In the days following the FSAs CIC report, Review of Icobs: Oral Disclosure Rule in sales of Critical Illness Cover, Money Marketing received a steady stream of views over the 116-page paper, which revealed 70 per cent of consumers purchasing a CI policy believe that they are being given advice during a direct sale.
Unfortunately most were of the view that consumers generally are confused about what makes up financial advice, and what components critical illness cover comprise.
Unleash Advice Partnership IFA Adrian Kidd says the findings, which suggested there is a “grey area” in terms of consumer perception of what constitutes an advised and non-advised sale, is of no surprise.
He says: “Consumers are clearly confused as to what service, advice and options they receive. They seem to have no perception of whether sales are advised or non advised, about the options available around paying for advice, and also if someone is tied, multi tied or independent.”
Highclere Financial Services partner Alan Lakey has long held the view that it is “nigh on impossible” for CI or income protection to be arranged on an execution-only basis.
He says: “If the consumer applies online by clicking his mouse then it may be that a true execution-only can be claimed but due to the complexity of these products any process that involves a human-to-human phone call or face-to-face meeting must involve some degree of advice.”
Providers too have expressed concern over the figures stated in the review. Bupa Individual Protection head of product development and marketing Steve Casey says: “The figures the FSA put out really worried me. Seventy per cent of people thinking they’re getting advice, I mean that is terrible. It really does worry me.”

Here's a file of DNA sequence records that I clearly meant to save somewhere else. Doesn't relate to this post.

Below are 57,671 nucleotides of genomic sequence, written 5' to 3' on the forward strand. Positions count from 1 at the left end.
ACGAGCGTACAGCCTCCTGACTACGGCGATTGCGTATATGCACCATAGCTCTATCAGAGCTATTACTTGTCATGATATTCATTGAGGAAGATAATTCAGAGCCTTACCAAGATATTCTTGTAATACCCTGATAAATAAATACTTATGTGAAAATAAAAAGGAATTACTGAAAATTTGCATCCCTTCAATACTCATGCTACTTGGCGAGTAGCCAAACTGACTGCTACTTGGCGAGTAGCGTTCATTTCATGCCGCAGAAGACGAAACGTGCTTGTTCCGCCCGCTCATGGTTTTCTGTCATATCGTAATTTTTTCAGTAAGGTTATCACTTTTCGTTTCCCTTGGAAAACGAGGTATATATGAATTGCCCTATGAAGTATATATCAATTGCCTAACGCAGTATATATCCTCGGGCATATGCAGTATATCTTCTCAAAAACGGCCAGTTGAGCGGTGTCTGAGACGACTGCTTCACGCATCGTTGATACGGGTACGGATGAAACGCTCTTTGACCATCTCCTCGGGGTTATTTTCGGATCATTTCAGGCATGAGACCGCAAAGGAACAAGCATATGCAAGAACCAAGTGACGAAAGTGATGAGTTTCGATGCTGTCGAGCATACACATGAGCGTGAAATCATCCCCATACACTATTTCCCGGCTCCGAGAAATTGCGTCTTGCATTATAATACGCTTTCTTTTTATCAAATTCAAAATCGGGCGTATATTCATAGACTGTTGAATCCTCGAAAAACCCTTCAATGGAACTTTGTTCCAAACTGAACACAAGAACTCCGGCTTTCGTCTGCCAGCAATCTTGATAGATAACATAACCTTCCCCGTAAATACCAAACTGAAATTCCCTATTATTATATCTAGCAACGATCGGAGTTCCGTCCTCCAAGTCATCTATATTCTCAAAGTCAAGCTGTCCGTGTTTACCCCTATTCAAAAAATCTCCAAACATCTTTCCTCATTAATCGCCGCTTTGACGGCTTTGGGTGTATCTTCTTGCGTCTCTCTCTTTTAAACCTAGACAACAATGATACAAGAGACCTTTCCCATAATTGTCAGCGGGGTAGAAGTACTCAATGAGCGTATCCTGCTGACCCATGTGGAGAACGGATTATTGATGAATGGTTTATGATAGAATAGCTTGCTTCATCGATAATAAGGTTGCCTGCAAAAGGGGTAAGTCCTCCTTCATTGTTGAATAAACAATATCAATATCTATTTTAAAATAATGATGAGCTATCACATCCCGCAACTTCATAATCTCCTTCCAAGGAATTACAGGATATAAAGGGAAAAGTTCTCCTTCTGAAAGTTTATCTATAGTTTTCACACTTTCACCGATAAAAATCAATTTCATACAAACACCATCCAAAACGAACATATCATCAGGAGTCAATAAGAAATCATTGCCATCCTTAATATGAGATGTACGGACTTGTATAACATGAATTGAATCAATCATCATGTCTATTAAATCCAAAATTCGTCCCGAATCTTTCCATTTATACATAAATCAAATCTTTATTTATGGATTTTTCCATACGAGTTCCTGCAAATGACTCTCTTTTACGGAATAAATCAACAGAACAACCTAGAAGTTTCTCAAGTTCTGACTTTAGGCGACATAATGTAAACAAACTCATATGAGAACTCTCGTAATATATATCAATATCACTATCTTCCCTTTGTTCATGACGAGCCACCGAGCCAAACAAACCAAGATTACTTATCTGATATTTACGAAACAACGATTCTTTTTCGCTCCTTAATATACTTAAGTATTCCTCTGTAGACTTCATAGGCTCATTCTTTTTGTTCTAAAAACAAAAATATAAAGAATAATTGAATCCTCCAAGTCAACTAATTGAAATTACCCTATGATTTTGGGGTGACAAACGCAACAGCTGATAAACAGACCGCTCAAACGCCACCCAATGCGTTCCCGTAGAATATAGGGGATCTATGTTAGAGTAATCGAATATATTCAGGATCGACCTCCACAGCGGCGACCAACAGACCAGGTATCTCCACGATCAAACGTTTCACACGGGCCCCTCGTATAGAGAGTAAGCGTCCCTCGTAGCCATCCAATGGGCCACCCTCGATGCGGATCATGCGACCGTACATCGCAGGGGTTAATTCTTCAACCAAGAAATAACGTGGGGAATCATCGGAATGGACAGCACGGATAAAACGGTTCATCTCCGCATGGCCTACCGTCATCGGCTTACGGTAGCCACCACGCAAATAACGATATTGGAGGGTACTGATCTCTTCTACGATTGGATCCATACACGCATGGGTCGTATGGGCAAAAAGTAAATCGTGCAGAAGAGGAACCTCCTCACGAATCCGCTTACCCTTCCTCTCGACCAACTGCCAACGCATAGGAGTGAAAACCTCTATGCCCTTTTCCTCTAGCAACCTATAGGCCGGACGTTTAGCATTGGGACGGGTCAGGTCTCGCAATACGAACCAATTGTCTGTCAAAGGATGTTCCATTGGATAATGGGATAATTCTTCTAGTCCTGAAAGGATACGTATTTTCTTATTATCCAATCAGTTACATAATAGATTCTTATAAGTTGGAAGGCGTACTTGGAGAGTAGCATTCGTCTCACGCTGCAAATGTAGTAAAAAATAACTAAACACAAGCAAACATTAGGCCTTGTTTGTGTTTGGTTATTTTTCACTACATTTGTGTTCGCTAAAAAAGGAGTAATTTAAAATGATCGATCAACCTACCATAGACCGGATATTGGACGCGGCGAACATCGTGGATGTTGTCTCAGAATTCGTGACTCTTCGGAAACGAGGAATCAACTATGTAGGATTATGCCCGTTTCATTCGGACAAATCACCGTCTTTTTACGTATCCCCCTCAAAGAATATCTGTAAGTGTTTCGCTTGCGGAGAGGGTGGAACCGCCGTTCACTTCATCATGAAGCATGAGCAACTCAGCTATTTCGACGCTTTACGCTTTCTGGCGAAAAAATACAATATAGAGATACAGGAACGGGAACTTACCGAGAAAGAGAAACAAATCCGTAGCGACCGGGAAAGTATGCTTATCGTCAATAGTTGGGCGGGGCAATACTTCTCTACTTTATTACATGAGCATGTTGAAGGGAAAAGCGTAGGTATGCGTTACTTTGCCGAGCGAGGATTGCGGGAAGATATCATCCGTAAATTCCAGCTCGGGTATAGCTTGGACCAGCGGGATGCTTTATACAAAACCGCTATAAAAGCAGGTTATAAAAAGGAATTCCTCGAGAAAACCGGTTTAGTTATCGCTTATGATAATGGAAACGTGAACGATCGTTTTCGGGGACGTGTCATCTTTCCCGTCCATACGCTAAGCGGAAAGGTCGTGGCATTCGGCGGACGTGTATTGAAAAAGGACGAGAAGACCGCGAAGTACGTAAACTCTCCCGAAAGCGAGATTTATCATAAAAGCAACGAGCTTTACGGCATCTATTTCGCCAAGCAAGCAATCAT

Pru Protect director of protection Kevin Carr says the findings further stress the importance of severity-based cover after key misunderstandings are with illnesses covered and not covered, with 46 per cent believing they were covered for all types and severity of cancer and 71 per cent believing they were covered for all types and severity of at least one type of condition they were asked about.
He says: “This suggests that our whole body coverage approach with severity better meets customers’ perceptions as the report suggests that many consumers think they are covered for much more than they are under CIC.”
Reinsurer Munich Re is now suggesting a number of key changes the industry must embrace to tackle this problem. Head of marketing Andy Milburn is flagging up three in particular – an adviser checklist, a makeover of the protection exam and assistance from the ABI.
He says: “We’re suggesting that firstly there is an adviser checklist that advisers use when they are recommending CI and IP products – that would help to get them to understand things like talking about of the conditions covered.
“We’re also suggesting that there needs to be a revamp of the CF3 exam and that it needs to be broken down into sections. The third one is the ABI needs to take this into account when putting together its Critical Illness Statement of Best Practise.”
Talk is now around how much the review will affect the ABI’s pending CI Statement of Best Practise, and to what extent the trade body will take into account the findings.
But ABI Spokesman Jon French says the FSA paper will not effect the release of the new statement, which is currently being revised and is due for release later in the year.
He says: “People in the industry and the ABI will obviously take a close interest in the issues raised by the FSA.”
However, one encouraging point in the paper is the FSA’s conclusion that advisers are “central” to the purchase decision of CIC. It says in many cases the adviser was the main reason for convincing people CIC was the appropriate product for them.
Let us know what you think about the review by clicking on the comments box below.